Tuesday, November 15, 2005

Behind the Wire at the Railway Cup

Thorny wire, yesterdayAn Spailpín Fánach damn near spat his morning cheroot right across the room this morning on reading a very self-congratulatory report in his Irish Times about the Railway Cup football final, played last Saturday in Dublin's Parnell Park.

"McEniff Sees Progress as Crowds Return," reads the headline, and the body of the text says that "a combined total of well over 12,000 supporters [have] attended the three M Donnelly Interprovincial football games this season," an attendance which that grand old man of football, Brian McEniff lauds as "a great boost for the Railway Cup."

You'll notice that one of the reasons why McEniff is such a great man is that he refers to the Railway Cup as just that, and not this spurious occupants of interplanetary craft mararkey. What caused the gag reflex in your correspondent is this joy at the size of the crowds. I can't (nor wish to) speak for the majority of citizens of Dublin, but I can assure Brian McEniff, the GAA, M Donnelly and all associated bodies that the crowd would have been bigger at the Railway Cup Final by two, at the very least, if the GAA, in its wisdom, would only open the fecking gates so people could go in.

The situation is this. An Spailpín Fánach and a very dear and close friend, Banríon Mhór na gCispheileadóirí, had decided, early in the week, that if we could not score two tickets for the rugby (and what a mixed blessing that might have proved, eh?) we would stroll up to Parnell Park and take in the Railway Cup final. Nothing much else to do in Dublin on a Saturday night, you know. The rugger did not work out, which leaves us, at about seven on Saturday night, with An Spailpín cooling his heels in his Dublin domicile, and BM na gC gunning her motor back to Dublin, the cabin no doubt clouded in cooling clouds of mentholated tabaccy smoke.

An Banríon arrived in the door at eight, and we decided that we'd head up to the game. We had missed the first half, but nothing could be done about that now. And at least we'd see the end, and the presentation of the cup.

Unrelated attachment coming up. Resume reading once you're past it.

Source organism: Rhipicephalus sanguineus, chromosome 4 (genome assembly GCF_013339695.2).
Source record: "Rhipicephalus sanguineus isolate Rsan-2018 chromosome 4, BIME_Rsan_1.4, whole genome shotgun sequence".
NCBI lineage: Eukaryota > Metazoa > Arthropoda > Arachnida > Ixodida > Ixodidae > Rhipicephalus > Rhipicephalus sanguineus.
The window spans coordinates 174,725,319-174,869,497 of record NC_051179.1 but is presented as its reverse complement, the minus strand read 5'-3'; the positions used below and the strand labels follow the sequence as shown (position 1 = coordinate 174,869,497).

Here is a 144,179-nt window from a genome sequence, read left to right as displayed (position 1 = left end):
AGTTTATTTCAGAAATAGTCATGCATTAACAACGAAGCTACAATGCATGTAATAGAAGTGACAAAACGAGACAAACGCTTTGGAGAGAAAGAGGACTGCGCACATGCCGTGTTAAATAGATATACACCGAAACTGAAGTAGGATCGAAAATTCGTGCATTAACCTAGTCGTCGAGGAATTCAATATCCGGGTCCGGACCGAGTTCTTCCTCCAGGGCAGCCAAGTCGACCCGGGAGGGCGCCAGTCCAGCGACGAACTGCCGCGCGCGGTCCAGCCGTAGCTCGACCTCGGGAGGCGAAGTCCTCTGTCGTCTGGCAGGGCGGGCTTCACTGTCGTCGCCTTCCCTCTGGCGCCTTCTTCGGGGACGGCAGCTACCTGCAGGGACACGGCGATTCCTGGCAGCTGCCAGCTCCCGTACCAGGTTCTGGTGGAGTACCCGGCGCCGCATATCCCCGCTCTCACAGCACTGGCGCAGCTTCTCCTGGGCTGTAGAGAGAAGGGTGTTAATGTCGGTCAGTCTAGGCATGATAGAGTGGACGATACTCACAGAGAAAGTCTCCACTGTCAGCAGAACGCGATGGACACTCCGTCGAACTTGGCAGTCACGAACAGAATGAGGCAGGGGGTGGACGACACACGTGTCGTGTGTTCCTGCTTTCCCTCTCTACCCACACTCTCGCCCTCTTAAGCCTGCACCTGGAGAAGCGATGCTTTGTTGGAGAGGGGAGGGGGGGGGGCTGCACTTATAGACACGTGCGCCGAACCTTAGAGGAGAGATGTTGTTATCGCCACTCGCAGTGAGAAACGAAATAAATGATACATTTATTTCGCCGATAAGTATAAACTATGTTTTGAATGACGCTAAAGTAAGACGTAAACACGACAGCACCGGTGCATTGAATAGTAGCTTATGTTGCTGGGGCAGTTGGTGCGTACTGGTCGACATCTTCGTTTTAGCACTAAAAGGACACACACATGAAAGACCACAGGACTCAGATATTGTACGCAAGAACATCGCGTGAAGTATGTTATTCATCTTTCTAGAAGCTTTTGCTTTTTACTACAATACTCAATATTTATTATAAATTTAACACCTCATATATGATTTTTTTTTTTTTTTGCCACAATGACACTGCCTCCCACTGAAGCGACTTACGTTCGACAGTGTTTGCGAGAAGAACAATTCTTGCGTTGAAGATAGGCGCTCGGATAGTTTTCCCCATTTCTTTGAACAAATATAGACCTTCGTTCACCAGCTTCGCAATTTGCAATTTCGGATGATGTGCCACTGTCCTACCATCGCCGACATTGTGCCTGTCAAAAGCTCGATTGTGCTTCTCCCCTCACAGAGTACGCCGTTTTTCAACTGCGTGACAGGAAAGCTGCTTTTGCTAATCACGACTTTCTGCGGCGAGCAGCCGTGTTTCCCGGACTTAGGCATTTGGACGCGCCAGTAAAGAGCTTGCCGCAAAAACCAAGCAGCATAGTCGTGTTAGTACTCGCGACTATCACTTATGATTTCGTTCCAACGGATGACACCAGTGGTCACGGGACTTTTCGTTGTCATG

We drove up to Parnell Park, and fluked parking near the ground. We strolled down to the grounds, where we remarked on how quiet it was, especially considering that there was a football game on. Six thousand people were being terribly quiet. Still, on we strolled.

Until we were stopped by the great big gates and many miles of thorny wire that surround Parnell Park. There was no way in.

We went around and around, but no point of admittance could we find. At one point, one of the great gates swung open, to allow certain urchins to exit. We started veering towards the light, but sentries must have sensed our movement just as the Ninja do, and they quickly swung the portal shut again. An Banríon looked at me; I looked back at an Banríon. We turned on our collective heels, and went back to the car, the cheers of the crowd not echoing behind us. At all.

I've spent the days since wondering what happened them when they didn't open the gates. They do it all the time at home. Here, in Dublin, that place that famously deserves to win an All-Ireland on a regular basis, they do not open the gates at half-time, and the reason can only be because if they did, no native would turn up for the first half. Instead, they'd huddle over their JP Blue butts down the road, rather as they do outside the bars at half-time on Sky Soccer Sundays, and wait there until they were sure of getting getting something for nothing. God help them.